- the existing level of musical activity in the identified genres on the part of local performers and artists, and the number of recordings in those genres that have been released or distributed locally, and;
- the extent to which the availability of Canadian recordings in the identified genres can be expected to improve over time.
38. The Commission will also expect applicants to propose definitions for the genres of music for which they consider lower levels of Canadian content are appropriate. Licensees are encouraged to propose levels that they would increase over time, based on the anticipated increase in the availability of Canadian recordings in the genres concerned.
New forms of expression
39. Turntablism and radio art are new forms of expression heard on community and other radio stations. Turntablism refers to the use of turntables as musical instruments, essentially to alter and manipulate the sound of recorded music. Radio art generally refers to the arrangement of excerpts of musical selections, fragments of recorded speech and "found sounds" in unusual or original ways.
40. The Commission received a number of comments in support of and in opposition to the recognition of turntablists or performers of radio art as "artists" for the purpose of the "MAPL" definition for Canadian selections under section 2.2(2) of the regulations. None of the parties offered any proposals or suggestions as to how these new forms of expression could be clearly defined for the purpose of the Canadian content requirements. Accordingly, the Commission has decided not to recognize turntablists or performers of radio art as artists for the purpose of the MAPL definition. However, the Commission recognizes that some of these performances do contain distinct excerpts of musical selections, and may qualify as montages under the regulations for the purpose of receiving recognition as Canadian selections.
41. Pursuant to section 2 of the regulations, a montage is defined as:a compilation of one minute or more in duration containing excerpts from several musical selections but does not include a medley.
42. Under section 2.2 (11) of the regulations, a montage is deemed to be a Canadian musical selection broadcast in its entirety if:the total duration of the excerpts of Canadian musical selections from content Category 2 is greater than 50% of the total duration of the montage; [and] the total duration of the montage is four minutes or more.
43. Since turntablism and radio art are new forms of expression that have the potential of becoming more popular in the future, the Commission will follow developments in this area and will review its approach as necessary.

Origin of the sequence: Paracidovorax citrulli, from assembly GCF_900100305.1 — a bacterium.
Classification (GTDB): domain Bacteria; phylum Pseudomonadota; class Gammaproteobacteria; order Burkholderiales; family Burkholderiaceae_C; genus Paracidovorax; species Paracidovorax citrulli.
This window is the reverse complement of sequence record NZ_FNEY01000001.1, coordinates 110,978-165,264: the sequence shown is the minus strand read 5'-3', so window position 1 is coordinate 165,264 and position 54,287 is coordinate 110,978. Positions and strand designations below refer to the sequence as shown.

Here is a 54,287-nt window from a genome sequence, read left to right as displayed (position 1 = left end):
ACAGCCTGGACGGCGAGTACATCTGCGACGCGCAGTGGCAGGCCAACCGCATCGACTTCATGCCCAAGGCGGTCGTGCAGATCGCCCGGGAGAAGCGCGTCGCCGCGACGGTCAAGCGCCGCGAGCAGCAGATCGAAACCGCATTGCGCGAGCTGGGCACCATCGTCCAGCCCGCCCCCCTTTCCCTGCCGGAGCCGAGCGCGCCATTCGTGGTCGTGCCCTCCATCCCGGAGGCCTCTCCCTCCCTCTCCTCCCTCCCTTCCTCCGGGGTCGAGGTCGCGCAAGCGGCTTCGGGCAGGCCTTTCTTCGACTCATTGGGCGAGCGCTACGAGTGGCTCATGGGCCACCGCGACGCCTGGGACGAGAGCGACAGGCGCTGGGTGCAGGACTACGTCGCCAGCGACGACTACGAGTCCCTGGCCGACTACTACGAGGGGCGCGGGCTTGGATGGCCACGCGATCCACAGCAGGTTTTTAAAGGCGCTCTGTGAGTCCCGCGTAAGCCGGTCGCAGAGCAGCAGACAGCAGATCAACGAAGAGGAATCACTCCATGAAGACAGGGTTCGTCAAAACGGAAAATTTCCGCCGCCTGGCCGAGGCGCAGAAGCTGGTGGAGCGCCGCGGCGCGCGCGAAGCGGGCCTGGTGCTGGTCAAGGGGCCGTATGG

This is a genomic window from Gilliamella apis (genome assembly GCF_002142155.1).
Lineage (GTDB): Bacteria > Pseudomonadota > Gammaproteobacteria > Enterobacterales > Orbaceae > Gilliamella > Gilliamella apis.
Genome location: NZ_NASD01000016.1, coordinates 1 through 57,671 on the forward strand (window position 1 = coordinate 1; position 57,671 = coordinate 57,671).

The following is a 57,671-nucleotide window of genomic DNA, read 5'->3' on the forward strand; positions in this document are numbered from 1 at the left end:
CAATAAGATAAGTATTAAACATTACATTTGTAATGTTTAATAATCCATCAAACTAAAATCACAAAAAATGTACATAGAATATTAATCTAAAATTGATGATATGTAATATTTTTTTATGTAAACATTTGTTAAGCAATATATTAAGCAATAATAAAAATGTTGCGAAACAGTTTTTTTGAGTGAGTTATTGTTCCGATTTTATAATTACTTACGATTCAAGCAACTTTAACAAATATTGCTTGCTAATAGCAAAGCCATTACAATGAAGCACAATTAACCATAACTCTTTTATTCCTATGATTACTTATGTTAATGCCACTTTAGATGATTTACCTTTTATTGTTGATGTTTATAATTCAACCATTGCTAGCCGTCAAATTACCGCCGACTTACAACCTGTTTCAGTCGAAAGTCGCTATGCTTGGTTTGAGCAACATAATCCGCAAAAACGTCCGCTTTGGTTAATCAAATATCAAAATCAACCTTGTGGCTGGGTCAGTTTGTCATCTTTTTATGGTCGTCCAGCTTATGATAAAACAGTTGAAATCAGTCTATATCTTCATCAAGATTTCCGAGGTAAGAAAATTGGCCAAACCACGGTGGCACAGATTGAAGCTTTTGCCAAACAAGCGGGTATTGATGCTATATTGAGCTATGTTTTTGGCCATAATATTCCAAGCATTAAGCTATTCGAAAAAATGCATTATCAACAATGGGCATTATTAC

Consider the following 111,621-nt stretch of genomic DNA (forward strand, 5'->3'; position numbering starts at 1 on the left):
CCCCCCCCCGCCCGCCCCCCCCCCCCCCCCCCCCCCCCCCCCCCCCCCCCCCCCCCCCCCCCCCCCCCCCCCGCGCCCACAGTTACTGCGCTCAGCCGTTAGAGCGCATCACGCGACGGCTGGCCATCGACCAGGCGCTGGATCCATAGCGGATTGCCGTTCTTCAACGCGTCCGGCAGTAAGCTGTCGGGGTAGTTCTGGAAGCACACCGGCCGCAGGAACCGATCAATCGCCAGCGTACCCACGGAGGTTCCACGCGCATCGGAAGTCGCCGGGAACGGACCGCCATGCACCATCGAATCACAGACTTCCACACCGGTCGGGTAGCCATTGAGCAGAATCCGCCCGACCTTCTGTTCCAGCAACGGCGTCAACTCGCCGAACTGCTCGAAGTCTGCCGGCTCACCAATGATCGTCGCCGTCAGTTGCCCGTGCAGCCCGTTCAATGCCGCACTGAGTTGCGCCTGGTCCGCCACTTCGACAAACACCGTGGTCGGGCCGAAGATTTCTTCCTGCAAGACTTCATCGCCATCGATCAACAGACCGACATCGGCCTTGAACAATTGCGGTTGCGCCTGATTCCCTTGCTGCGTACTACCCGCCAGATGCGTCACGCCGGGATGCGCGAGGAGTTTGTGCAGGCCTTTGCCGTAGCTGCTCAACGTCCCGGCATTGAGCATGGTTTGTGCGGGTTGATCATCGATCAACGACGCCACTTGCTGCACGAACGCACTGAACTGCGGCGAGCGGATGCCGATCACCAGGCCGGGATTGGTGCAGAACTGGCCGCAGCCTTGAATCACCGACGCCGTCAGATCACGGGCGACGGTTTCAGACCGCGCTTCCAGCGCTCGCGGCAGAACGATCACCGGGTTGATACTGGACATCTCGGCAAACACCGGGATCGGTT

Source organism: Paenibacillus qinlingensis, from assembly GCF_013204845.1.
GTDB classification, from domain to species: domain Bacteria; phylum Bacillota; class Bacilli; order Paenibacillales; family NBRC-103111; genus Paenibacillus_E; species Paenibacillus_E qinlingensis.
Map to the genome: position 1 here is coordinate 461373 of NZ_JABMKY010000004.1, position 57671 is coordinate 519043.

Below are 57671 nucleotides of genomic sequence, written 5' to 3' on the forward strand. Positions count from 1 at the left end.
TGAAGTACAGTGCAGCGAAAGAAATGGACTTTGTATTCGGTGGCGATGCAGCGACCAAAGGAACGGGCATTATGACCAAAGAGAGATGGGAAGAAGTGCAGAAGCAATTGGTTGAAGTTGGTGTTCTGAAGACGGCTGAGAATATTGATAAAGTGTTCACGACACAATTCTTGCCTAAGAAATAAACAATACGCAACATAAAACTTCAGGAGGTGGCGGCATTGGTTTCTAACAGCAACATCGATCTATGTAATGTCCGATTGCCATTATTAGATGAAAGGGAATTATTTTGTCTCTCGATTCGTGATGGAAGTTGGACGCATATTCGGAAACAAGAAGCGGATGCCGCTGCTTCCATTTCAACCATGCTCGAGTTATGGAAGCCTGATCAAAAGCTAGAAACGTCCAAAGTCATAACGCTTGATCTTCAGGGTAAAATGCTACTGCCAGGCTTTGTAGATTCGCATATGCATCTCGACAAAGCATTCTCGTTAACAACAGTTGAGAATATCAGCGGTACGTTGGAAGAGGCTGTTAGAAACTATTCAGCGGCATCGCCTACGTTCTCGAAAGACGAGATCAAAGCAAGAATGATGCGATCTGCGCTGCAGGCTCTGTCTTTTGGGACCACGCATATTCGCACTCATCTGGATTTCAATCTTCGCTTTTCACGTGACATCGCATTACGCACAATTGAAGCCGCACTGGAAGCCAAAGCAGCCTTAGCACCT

Distribution of Canadian Category 2 selections
44. The Commission notes that it has no complaints on file regarding community stations and their scheduling of Canadian musical selections. Accordingly, the Commission no longer considers that a formal distribution requirement with respect to Canadian musical selections for community radio is necessary. It therefore proposes to amend the regulations to remove the requirement that community stations must distribute Canadian selections "in a reasonable manner throughout each broadcast day." The Commission, however, will expect such stations to maintain a reasonable distribution of Category 2 Canadian musical selections throughout the broadcast day.
Canadian content level for Category 3 music
45. The Commission intends to propose amendments to the regulations increasing the minimum level of Canadian content for Category 3 musical selections from 10% to 12% over the broadcast week.
46. The Commission has considered the views of parties recommending that the required level of Canadian Category 3 music be raised beyond the 12% figure contained in the Commission's proposed policy. As with the determination set out earlier in this notice regarding requirements for Canadian content in Category 2 music, the Commission has concluded that the higher levels suggested in the comments would be too difficult for community stations to achieve, particularly by those stations operating in small communities where Canadian content is not as accessible as it is in larger centres. The Commission is satisfied that the level of 12% is appropriate in the circumstances, and notes that it is, in fact, somewhat higher than that required of commercial stations.
47. Nevertheless, the Commission reminds the Canadian music recording industry that it is incumbent upon that industry to ensure that recordings of Canadian music are made available to all community stations - not just to those serving large urban centres.
French-language vocal music
Level of Category 2 French-language musical selections
48. The Commission maintains the regulatory requirement imposed on French-language community stations, that they devote at least 65% of all vocal musical selections that are aired from Category 2 in each broadcast week to musical selections in the French-language.
Distribution of Category 2 French-language musical selections
49. The Commission does not consider that a formal distribution requirement with respect to French-language vocal musical selections on French-language community radio stations is necessary. Accordingly, it intends to propose a regulatory amendment that would remove the requirement that such stations distribute French-language vocal musical selections "in a reasonable manner throughout each broadcast day." The Commission, however, will expect such stations to maintain a reasonable distribution of French-language vocal musical selections throughout the broadcast day.
50. The Commission eliminates all restrictions on the amount of advertising that may be broadcast by Type B stations. This brings the policy respecting advertising on Type B stations in line with that applicable to Type A stations.
51. The CAB opposed the elimination of the limits on advertising for Type B community stations. The Commission, however, continues to believe that if Type B community stations are to fulfil their intended role and mandate, they must have adequate, more secure and consistent revenue streams to enable better planning. The Commission also believes that placing limits on advertising is not the most effective way to guarantee that community stations offer programming that differs in style and substance from that provided by other types of stations. The Commission considers that simple and effective programming requirements will achieve this objective.